Nature is not natural and can never be naturalized — Graham Harman

Monday, July 11, 2016

Cry Me a River

"Because you put me in a double bind, and if you have to resort to psychological violence..."

"Because I don't feel like parting company with most African Americans."

"Because I'm a millennial and I'm not going to imitate the X'ers who handed the world to Bush II in 2000."

"Because you want me not to and I have major defiance issues."

"Because she's a woman and women should get jobs. Oh I'm sorry, did I break your rule? Cry me a fucking river."


Asa Henderson said...

Because she'll keep the system from running into the ground for the next 8 years while we continue working on building something better.

Nick Guetti said...

You sound like I did when I voted for Clinton in 1992. I loved Hillary's rhetoric too: she was a big reason I was psyched that Bill won. What I object to is the idea that what a candidate says before the election necessarily have anything to do with A) their political record, or B) their post-election decisions. The ability of a candidate to appeal (in an essentially aesthetic way) to certain people does not mean he/she loves those people or has any interest in their welfare. That's what a professional politician does: the predatory bright-colored feather dance, so that the prey gets all starry-eyed and drops its defenses. The trouble is that professional politicians and good presidents are not the same thing. What I'm reading from your references is that you don't like how Sanders is presenting himself, which––"cry me a fucking river"––reminds me a little of the disparity between an average football fan screaming at the TV screen and the athlete playing the actual game.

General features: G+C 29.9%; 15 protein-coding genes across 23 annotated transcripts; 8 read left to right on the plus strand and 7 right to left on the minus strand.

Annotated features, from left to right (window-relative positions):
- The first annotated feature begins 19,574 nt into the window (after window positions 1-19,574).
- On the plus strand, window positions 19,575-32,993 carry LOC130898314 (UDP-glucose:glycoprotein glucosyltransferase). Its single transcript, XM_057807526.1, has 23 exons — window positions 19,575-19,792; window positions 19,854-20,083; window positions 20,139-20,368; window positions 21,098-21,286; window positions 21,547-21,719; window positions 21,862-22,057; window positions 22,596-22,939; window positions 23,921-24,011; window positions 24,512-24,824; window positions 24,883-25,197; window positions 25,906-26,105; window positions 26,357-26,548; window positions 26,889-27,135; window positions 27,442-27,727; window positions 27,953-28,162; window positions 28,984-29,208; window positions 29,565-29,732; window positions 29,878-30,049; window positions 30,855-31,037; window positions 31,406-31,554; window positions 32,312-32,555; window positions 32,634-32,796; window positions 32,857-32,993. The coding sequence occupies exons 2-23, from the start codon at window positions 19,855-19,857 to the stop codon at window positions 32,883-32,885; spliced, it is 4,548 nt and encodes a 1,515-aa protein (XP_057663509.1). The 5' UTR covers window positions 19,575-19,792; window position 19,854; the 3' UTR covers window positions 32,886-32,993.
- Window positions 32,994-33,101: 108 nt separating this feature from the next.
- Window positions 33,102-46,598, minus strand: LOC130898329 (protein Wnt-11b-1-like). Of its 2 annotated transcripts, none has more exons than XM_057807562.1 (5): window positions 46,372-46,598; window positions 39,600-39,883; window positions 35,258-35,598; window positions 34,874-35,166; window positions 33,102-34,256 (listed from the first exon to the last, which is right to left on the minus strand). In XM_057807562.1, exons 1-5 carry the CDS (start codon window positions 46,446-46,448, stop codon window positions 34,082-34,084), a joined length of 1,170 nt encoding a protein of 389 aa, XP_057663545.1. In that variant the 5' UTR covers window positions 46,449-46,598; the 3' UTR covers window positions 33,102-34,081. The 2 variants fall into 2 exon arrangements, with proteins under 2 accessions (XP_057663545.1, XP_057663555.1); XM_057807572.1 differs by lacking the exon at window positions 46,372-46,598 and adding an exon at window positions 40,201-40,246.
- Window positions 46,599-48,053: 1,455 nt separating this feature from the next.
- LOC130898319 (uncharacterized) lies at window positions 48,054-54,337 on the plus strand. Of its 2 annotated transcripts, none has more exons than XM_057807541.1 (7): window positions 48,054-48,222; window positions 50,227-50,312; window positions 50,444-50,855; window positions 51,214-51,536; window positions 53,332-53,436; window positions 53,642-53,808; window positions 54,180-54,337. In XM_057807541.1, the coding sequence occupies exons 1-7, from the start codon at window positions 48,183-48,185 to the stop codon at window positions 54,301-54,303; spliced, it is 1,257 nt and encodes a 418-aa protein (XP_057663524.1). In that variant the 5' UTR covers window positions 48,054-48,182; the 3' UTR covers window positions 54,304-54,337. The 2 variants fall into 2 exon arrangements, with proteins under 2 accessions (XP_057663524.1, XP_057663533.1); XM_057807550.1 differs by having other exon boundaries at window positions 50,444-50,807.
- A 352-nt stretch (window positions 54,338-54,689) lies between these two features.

Nick Guetti said...

Asa, it takes a wealth of optimism most people can't afford to think that the system hasn't been underground for decades. Since Tim & I actually agree on so much, it's long puzzled me what our political differences really are; at this point I think it's just that I've never had the coin to afford entry into the manifold of self-delusion it takes to speak of keeping the system going. The system fills the vegetables you eat with cadmium, which leads brilliant and healthy-dieted people to screaming deaths in their old age, in old folks' homes where no one who "matters" (i.e. is busy making money for someone richer) will hear. It makes people believe they have to "matter" (to whom? for what?) in order to be afforded any respect. It makes people say that keeping it going "while we work on something better" (who is we? aren't subsidizing and undermining a system two different things that detract from each other?) is the right thing to do. Clinton, in the words of Cornel West (who I wish was running for president), is a neoliberal disaster...oops, sorry: neoliberal catastrophe...and it really takes an amazing amount of amnesia not to see that. Trump can't be taken seriously as a candidate (no politician in Europe or Britain, of any political persuasion whatsoever, thinks he's good enough for the job); what sucks about him is that he proves that "the system" is utterly doomed and unsalvageable, because it has created a public that likes him enough for the job that he has a shot at getting it. If he does, however, the White House will immediately become deadlocked due to opposition on the left...the kind of opposition that a figurehead like Obama or Clinton makes more difficult, not less...and that's a good thing: we (by which I mean humans, but I wish it applied to Americans who can afford a house) can't afford delusions, and we ought to be angry and frightened, because the situation warrants those feelings. I'm angry at Sanders, my former candidate! He just lost my vote, next time he runs. If you want to talk about a woman whose turn it is, what about Stein? Oh, right, you don't know who she is because she can't be heard over the pounding hooves and the racetrack announcer's inane babble.